Bitters, like many things alcoholic, have roots in medicine, or what might be more accurately described as faux medicine. They are made by infusing or macerating roots, barks, fruit peels, seeds, spices, herbs, and other botanicals in high proof alcohol or glycerin.

Bitters were often billed as cure-alls for ailments ranging from headaches and indigestion, to malaria. They were consumed not in a dash, but gulped down as medicine. These “medicinal” tinctures made from flavoring agents like gentian root, cinchona bark, orange peel, anise, clove, and other spices were said to have magical healing powers.

In the 1850’s America saw a bitters boom not dissimilar to what we have seen in recent years, but at this time bitters were still considered medicinal. The burgeoning bitters industry was being spurred on by both social and political forces.

The temperance movement was making inroads in their quest to deem social drinking as unacceptable. However, proving that cognitive dissonance is not a modern phenomena, the daily consumption of bitters for “medicinal benefits” was normalized despite the high alcohol concentration.

Additionally, the government was levying higher taxes on alcohol sales, but bitters being considered a non-potable item, were exempt from the higher taxes and therefore cheaper option for one to get their fix.

Soon enough hundreds of bitter varieties were available, and as the selection grew so did the marketing campaigns and dubious promises about the power of bitters. The habit of taking a morning drink for health reasons only seems to have foreshadowed the pill popping country we would eventually become.

So how did some 19th century “snake oil” weave its way thru history to become an essential ingredient in any serious bartenders arsenal?

What many people don’t realize is that bitters were an essential part of the original cocktail, defined as; “a stimulating liquor composed of spirits of any kind, sugar, water, and bitters”. At the time the word cocktail referred to a specific sort of drink, alongside other varieties like juleps, toddies, smashes, and fizzes. Today that definition would more aptly apply to an Old Fashioned, as the word cocktail has become a more general term for any variety of mixed drink.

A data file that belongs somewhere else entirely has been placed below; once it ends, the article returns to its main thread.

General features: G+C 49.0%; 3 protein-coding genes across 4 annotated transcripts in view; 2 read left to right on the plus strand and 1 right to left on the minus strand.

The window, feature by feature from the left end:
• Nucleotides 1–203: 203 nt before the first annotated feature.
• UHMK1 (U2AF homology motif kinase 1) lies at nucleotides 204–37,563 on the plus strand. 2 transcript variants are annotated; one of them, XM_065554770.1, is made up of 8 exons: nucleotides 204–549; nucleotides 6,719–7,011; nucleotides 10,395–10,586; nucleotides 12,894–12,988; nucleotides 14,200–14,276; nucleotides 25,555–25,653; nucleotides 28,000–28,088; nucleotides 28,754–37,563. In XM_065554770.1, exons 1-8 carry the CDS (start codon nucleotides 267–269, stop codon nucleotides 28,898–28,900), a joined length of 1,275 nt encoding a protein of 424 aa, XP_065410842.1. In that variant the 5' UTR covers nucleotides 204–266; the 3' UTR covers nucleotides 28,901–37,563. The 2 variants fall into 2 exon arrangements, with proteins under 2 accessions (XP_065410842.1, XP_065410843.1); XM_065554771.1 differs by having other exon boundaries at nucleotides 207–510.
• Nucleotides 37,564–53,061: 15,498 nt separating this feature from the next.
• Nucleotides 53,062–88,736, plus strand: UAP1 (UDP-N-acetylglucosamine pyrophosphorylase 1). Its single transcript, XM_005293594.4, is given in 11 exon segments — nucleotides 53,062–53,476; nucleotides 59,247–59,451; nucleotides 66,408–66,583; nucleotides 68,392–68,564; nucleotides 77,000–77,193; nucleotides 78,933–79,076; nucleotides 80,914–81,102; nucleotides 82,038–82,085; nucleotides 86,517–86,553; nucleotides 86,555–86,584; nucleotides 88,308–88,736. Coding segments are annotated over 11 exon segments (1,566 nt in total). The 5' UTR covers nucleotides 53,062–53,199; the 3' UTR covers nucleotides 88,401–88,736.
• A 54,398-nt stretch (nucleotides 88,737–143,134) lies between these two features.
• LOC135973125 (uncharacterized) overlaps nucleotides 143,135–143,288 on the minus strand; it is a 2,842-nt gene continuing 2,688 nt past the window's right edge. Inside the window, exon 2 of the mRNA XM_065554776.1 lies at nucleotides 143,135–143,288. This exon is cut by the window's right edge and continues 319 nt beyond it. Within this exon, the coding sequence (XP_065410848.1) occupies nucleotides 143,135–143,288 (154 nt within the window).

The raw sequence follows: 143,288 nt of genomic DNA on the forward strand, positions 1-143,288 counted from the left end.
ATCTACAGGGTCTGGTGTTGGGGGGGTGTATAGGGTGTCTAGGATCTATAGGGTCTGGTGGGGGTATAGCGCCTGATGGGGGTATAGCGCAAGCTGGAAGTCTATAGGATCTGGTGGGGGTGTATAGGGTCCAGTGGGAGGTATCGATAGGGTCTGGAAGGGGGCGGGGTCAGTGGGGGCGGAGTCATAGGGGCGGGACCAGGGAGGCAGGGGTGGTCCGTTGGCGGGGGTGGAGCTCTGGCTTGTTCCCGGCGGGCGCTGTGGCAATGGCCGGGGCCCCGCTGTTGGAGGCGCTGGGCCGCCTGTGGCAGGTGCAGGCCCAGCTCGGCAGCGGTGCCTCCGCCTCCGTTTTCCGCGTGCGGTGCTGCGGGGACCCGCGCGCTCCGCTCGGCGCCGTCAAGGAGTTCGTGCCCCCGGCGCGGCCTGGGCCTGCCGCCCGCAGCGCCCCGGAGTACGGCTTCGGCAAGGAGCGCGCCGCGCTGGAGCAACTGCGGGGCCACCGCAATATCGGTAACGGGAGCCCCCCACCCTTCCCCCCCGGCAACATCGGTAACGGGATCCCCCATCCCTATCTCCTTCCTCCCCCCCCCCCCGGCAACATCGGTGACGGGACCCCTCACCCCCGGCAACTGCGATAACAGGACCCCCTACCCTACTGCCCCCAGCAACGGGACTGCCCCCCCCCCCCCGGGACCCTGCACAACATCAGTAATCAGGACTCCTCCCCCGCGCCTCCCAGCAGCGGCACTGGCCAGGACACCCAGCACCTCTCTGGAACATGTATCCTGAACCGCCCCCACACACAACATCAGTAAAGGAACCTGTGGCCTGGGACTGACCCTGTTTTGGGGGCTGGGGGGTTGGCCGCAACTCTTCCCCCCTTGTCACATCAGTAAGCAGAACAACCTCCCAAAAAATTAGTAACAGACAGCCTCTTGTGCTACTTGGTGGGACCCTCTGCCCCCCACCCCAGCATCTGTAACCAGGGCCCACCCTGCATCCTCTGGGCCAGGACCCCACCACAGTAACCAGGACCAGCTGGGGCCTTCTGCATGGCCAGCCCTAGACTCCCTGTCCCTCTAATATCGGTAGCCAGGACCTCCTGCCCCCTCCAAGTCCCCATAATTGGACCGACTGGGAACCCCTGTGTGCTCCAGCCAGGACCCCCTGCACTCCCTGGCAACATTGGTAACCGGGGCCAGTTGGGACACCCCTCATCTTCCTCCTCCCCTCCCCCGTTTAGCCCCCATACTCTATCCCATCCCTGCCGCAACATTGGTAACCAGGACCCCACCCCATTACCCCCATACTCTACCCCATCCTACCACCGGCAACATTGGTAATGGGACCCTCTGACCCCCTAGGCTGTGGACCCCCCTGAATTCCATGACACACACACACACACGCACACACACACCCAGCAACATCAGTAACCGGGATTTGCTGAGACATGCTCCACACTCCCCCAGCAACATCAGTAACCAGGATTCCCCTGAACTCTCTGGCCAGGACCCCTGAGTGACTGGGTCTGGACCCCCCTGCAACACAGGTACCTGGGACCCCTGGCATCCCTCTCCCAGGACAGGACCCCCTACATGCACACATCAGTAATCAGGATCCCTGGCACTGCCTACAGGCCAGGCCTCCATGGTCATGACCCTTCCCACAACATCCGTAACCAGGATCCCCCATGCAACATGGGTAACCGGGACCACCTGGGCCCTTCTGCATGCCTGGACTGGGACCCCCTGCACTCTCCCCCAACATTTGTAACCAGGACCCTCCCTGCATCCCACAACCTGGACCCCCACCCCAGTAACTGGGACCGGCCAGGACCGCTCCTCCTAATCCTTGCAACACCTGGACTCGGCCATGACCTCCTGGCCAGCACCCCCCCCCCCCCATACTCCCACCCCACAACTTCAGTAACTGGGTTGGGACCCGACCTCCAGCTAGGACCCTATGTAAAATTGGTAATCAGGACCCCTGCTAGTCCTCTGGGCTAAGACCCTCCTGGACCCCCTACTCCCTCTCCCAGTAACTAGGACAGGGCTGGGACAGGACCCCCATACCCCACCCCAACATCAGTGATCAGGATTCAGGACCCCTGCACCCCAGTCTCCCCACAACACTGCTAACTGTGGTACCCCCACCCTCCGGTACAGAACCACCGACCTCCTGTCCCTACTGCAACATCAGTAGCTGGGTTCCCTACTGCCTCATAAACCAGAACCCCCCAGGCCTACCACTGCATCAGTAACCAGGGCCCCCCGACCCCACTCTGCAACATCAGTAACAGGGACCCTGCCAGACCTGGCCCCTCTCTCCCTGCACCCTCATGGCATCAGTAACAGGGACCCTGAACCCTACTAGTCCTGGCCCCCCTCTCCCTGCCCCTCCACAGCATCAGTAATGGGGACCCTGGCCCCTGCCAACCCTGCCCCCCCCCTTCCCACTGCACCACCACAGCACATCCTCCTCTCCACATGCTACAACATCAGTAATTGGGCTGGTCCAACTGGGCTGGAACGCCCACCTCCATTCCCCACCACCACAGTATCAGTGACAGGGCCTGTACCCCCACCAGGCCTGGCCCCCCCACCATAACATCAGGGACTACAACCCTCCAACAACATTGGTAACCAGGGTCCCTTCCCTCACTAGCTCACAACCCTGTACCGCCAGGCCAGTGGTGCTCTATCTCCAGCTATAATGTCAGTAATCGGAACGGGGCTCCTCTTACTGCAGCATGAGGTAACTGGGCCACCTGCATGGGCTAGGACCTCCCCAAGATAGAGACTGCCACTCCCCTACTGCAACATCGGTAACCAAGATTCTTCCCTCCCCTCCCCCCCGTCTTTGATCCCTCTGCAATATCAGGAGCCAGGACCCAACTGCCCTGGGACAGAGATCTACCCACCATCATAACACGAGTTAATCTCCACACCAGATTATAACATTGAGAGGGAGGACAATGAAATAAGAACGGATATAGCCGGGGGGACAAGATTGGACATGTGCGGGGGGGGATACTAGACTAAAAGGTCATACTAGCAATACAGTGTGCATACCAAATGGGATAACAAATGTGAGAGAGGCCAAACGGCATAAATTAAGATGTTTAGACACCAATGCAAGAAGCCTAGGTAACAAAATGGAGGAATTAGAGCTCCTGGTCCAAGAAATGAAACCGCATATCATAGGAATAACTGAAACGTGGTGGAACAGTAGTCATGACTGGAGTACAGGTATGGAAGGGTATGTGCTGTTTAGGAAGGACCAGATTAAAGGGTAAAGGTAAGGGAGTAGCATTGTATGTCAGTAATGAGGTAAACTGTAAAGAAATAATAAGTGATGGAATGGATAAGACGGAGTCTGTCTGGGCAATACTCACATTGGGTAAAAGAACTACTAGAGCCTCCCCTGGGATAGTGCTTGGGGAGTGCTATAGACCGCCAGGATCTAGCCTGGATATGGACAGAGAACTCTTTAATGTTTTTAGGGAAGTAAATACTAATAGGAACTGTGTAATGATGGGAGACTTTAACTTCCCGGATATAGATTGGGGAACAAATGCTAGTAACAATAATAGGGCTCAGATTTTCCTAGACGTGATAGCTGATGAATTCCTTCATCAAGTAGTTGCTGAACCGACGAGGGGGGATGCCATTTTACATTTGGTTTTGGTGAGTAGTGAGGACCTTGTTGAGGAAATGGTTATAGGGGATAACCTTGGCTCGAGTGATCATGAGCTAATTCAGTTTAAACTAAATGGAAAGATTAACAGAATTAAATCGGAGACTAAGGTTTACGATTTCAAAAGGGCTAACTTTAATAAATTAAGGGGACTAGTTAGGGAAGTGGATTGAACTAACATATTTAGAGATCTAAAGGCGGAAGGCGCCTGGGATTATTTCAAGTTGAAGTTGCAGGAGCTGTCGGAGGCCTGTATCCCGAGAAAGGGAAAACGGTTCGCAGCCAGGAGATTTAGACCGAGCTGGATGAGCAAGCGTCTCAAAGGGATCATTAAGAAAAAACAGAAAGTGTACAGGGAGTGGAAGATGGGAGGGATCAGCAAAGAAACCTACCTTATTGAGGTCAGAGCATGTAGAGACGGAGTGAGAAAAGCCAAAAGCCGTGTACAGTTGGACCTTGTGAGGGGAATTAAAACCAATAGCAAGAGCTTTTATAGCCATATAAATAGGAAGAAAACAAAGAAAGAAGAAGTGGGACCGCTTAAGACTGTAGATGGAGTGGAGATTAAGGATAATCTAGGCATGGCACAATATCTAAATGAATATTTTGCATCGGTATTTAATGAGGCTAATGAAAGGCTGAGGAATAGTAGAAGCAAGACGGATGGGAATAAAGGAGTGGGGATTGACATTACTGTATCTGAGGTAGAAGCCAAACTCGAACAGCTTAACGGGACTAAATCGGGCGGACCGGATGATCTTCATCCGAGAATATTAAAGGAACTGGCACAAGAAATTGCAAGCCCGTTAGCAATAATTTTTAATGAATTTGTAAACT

Bartenders rely on a bottle of bitters the way a chef relies on salt. In recent decades these old drinks and their ingredients have been brought back to life as the art of the cocktail has been revitalized. As we continue to glamorize the history of these drinks and bring them into the modern world, bitters have tagged along, as a vital, but at times underappreciated sidekick.

The bitters commonly dashed into a Bourbon Manhattan are considered non-potable, due to their high alcohol content and concentrated flavor. These days there has been an explosion in the variety of non-potable or “cocktail bitters” on the market and behind the bar. The most famous and ubiquitous examples of these would be the yellow topped Angostura bitters from Trinidad and Tobago, Peychauds from New Orleans, and Regans Orange.

Other popular brands include Bitter Truth, Fee Brothers, Bittermens, Dr. Adam, and Scrappys. We happen to sell them all and many more in our tasting room.

Bitters designed to be sipped instead of dashed are considered potable bitters. They are commonly consumed before or after a meal to stimulate appetite or ease digestion. Well known examples of potable bitters would be Campari, Fernet Branca, and Jagermeister. These often include added sugar to bring some balance, and increase their sippability.

Humans like many animals are hardwired to be averse to bitter flavors. It's often a warning signal that you’re about to ingest something toxic, but bitter can also be an alluring taste found in popular foods like grapefruits, chocolate, eggplant, coffee, and various herbs. It offers a sort of cleansing taste that spurs you on to the next bite (or sip).

Many people assume that the purpose of bitters is to simply make a drink bitter. While understandable, this isn’t an accurate description of the essential role bitters plays in elevating, and deepening flavors in a cocktail. Bitters can reduce sweetness, slice thru richness, meld disparate ingredients, as well as add an aromatic spiciness. All of that from a couple drops from a little bottle!

“What do you think?” I ask as the gentleman sits back into his bar seat, appearing to be deep in thought and finishes the last sip of his manhattan. He starts to nod approvingly and says “I think I need another manhattan”. As I walk down the bar to prepare his drink he calls half-jokingly “and don’t skimp on those bitters!”

 

Written by Neil Goldberg